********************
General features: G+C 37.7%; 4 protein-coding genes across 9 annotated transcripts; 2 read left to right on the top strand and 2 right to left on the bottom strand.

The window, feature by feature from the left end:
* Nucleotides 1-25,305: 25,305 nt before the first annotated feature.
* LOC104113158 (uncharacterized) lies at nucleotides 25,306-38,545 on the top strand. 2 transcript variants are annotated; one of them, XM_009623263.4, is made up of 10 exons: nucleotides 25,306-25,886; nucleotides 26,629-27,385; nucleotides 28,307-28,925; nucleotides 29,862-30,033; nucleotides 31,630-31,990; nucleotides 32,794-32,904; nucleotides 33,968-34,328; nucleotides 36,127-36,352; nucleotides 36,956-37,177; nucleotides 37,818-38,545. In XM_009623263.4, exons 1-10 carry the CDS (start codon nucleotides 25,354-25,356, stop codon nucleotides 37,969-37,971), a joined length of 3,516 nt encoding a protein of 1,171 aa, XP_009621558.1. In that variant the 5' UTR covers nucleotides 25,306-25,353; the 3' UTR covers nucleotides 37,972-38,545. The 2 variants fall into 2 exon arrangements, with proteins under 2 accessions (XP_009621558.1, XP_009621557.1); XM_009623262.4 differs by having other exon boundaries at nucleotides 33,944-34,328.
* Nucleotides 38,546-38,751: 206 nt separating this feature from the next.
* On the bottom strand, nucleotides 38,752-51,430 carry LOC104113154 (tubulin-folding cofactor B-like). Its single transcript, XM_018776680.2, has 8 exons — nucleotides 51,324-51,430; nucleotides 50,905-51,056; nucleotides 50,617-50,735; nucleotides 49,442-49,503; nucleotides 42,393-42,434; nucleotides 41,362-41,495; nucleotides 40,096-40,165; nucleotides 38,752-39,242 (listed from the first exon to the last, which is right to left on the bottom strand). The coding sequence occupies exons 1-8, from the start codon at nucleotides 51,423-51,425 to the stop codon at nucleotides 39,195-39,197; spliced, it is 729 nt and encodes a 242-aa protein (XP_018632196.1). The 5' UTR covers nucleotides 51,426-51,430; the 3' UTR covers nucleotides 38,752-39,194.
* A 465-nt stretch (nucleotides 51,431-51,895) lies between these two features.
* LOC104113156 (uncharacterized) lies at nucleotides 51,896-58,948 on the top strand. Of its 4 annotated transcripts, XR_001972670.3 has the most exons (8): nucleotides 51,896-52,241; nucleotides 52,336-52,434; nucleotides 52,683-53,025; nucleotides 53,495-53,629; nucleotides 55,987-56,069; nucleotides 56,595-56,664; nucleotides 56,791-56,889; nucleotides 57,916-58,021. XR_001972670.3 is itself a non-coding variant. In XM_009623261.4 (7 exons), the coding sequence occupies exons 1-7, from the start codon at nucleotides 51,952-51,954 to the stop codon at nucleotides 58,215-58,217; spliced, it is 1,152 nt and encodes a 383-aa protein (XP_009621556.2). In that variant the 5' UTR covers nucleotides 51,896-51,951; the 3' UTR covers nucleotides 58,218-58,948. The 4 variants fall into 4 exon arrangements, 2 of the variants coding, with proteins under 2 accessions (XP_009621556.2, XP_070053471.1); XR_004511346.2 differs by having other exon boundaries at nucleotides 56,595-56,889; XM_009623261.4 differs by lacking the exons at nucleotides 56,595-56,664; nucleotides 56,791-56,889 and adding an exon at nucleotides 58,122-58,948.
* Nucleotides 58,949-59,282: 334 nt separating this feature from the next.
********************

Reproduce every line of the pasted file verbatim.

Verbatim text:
General features: G+C 37.7%; 4 protein-coding genes across 9 annotated transcripts; 2 read left to right on the top strand and 2 right to left on the bottom strand.

The window, feature by feature from the left end:
* Nucleotides 1-25,305: 25,305 nt before the first annotated feature.
* LOC104113158 (uncharacterized) lies at nucleotides 25,306-38,545 on the top strand. 2 transcript variants are annotated; one of them, XM_009623263.4, is made up of 10 exons: nucleotides 25,306-25,886; nucleotides 26,629-27,385; nucleotides 28,307-28,925; nucleotides 29,862-30,033; nucleotides 31,630-31,990; nucleotides 32,794-32,904; nucleotides 33,968-34,328; nucleotides 36,127-36,352; nucleotides 36,956-37,177; nucleotides 37,818-38,545. In XM_009623263.4, exons 1-10 carry the CDS (start codon nucleotides 25,354-25,356, stop codon nucleotides 37,969-37,971), a joined length of 3,516 nt encoding a protein of 1,171 aa, XP_009621558.1. In that variant the 5' UTR covers nucleotides 25,306-25,353; the 3' UTR covers nucleotides 37,972-38,545. The 2 variants fall into 2 exon arrangements, with proteins under 2 accessions (XP_009621558.1, XP_009621557.1); XM_009623262.4 differs by having other exon boundaries at nucleotides 33,944-34,328.
* Nucleotides 38,546-38,751: 206 nt separating this feature from the next.
* On the bottom strand, nucleotides 38,752-51,430 carry LOC104113154 (tubulin-folding cofactor B-like). Its single transcript, XM_018776680.2, has 8 exons — nucleotides 51,324-51,430; nucleotides 50,905-51,056; nucleotides 50,617-50,735; nucleotides 49,442-49,503; nucleotides 42,393-42,434; nucleotides 41,362-41,495; nucleotides 40,096-40,165; nucleotides 38,752-39,242 (listed from the first exon to the last, which is right to left on the bottom strand). The coding sequence occupies exons 1-8, from the start codon at nucleotides 51,423-51,425 to the stop codon at nucleotides 39,195-39,197; spliced, it is 729 nt and encodes a 242-aa protein (XP_018632196.1). The 5' UTR covers nucleotides 51,426-51,430; the 3' UTR covers nucleotides 38,752-39,194.
* A 465-nt stretch (nucleotides 51,431-51,895) lies between these two features.
* LOC104113156 (uncharacterized) lies at nucleotides 51,896-58,948 on the top strand. Of its 4 annotated transcripts, XR_001972670.3 has the most exons (8): nucleotides 51,896-52,241; nucleotides 52,336-52,434; nucleotides 52,683-53,025; nucleotides 53,495-53,629; nucleotides 55,987-56,069; nucleotides 56,595-56,664; nucleotides 56,791-56,889; nucleotides 57,916-58,021. XR_001972670.3 is itself a non-coding variant. In XM_009623261.4 (7 exons), the coding sequence occupies exons 1-7, from the start codon at nucleotides 51,952-51,954 to the stop codon at nucleotides 58,215-58,217; spliced, it is 1,152 nt and encodes a 383-aa protein (XP_009621556.2). In that variant the 5' UTR covers nucleotides 51,896-51,951; the 3' UTR covers nucleotides 58,218-58,948. The 4 variants fall into 4 exon arrangements, 2 of the variants coding, with proteins under 2 accessions (XP_009621556.2, XP_070053471.1); XR_004511346.2 differs by having other exon boundaries at nucleotides 56,595-56,889; XM_009623261.4 differs by lacking the exons at nucleotides 56,595-56,664; nucleotides 56,791-56,889 and adding an exon at nucleotides 58,122-58,948.
* Nucleotides 58,949-59,282: 334 nt separating this feature from the next.